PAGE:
I think I am probably inventing worries fir nothing, as displacement for not being able to visit this BH weekend.

OP’s posts: |
AvocadosBeforeMortgages Mon 13-Apr-20 12:19:35

There's a bit of a myth of hybrid vigour sometimes - if you take (for instance) a cross of a Cavalier and a French Bulldog, both breeds are prone to health problems and could pass on problems from both sides of the family to pups.

My own young crossbreed has dodgy front legs, which both the vet and I are agreed is probably the result of crap breeding (he's a rescue).

A Heinz 57 mongrel of many types may be healthier on average, but you don't get so many of those about nowadays!

A well bred dog of a breed that isn't riddled with health problems can often be longer lived than a cross anyway

ChewChewIsMySpiritAnimal Mon 13-Apr-20 12:22:28

A properly bred pedigree dog from healthy, not inbred stock which has been health screened for diseases known to that breed is likely to be healthier than a crossbreed.

At 13 her dog is probably nearing the end.

Shambolical1 Mon 13-Apr-20 13:04:36

"Hybrid vigour" can be a thing but it's not 100% and not guaranteed because genetics doesn't work like that, which is why the inheritance of characteristics is described in probabilities and not absolutes.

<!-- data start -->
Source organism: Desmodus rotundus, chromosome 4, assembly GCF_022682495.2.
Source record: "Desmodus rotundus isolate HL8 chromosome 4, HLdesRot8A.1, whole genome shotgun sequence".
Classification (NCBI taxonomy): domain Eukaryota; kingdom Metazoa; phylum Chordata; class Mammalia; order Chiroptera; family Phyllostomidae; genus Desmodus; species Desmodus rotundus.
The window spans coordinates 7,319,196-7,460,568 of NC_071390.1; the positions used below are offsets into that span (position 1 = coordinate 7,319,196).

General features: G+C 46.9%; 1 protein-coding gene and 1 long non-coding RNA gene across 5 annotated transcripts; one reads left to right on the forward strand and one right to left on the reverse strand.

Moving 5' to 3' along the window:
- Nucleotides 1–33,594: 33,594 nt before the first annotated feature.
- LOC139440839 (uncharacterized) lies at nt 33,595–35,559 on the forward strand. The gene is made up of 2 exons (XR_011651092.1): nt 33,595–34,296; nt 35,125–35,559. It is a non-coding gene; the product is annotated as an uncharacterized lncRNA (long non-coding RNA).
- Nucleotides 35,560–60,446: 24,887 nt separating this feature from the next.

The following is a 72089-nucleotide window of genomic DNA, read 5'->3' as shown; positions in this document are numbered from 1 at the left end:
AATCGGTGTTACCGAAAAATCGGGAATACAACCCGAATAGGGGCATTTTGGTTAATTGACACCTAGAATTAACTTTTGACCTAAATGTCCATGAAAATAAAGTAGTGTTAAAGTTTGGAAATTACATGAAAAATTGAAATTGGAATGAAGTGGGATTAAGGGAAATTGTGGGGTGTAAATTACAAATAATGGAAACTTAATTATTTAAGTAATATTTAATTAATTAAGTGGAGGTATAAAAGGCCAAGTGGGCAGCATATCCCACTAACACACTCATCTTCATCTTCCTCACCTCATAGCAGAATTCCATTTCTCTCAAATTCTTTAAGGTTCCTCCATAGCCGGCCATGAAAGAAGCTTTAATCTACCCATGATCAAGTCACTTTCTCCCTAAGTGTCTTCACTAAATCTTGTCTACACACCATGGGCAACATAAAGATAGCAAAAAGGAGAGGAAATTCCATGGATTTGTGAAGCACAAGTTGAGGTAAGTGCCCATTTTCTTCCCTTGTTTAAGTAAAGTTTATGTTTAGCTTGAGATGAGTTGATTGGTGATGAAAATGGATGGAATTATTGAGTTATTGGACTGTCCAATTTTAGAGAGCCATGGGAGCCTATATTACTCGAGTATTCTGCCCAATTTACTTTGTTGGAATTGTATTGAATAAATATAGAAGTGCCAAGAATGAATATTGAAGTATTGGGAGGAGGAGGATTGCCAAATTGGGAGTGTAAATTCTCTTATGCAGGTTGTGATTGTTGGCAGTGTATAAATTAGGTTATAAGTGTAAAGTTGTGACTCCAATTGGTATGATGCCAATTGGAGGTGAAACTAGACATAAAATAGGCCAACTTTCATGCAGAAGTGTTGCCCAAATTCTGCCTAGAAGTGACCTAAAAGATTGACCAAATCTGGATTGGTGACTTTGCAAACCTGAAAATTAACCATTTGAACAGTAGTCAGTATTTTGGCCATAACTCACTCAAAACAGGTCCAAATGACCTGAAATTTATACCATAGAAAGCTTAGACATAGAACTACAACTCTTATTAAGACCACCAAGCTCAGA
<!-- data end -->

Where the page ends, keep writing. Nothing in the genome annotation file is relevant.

You might get a cross with 100% of the 'good' characteristics of both breeds, 100% of the 'bad' ones or pretty much any percentage mixed good and bad. The same applies to the genetic characteristics of the parents of pure breeds. Then if course there's the modes of inheritance: dominant, recessive, etc., etc..

TL;DR version: yes and no.

13 is a pretty good age and it seems the dog has been very well cared for. Her being doddery may be 'just' old age, or she may have soreness somewhere; arthritis perhaps due to joint wear on her remaining limbs. Hopefully the lockdown won't go on too long and you could get this checked, most vets do a 'veteran' health scheme to help with the usual challenges.

If she's not already on them your mum might consider a supplement or two for the dog's joints and general well-being?

BikeRunSki Mon 13-Apr-20 13:09:02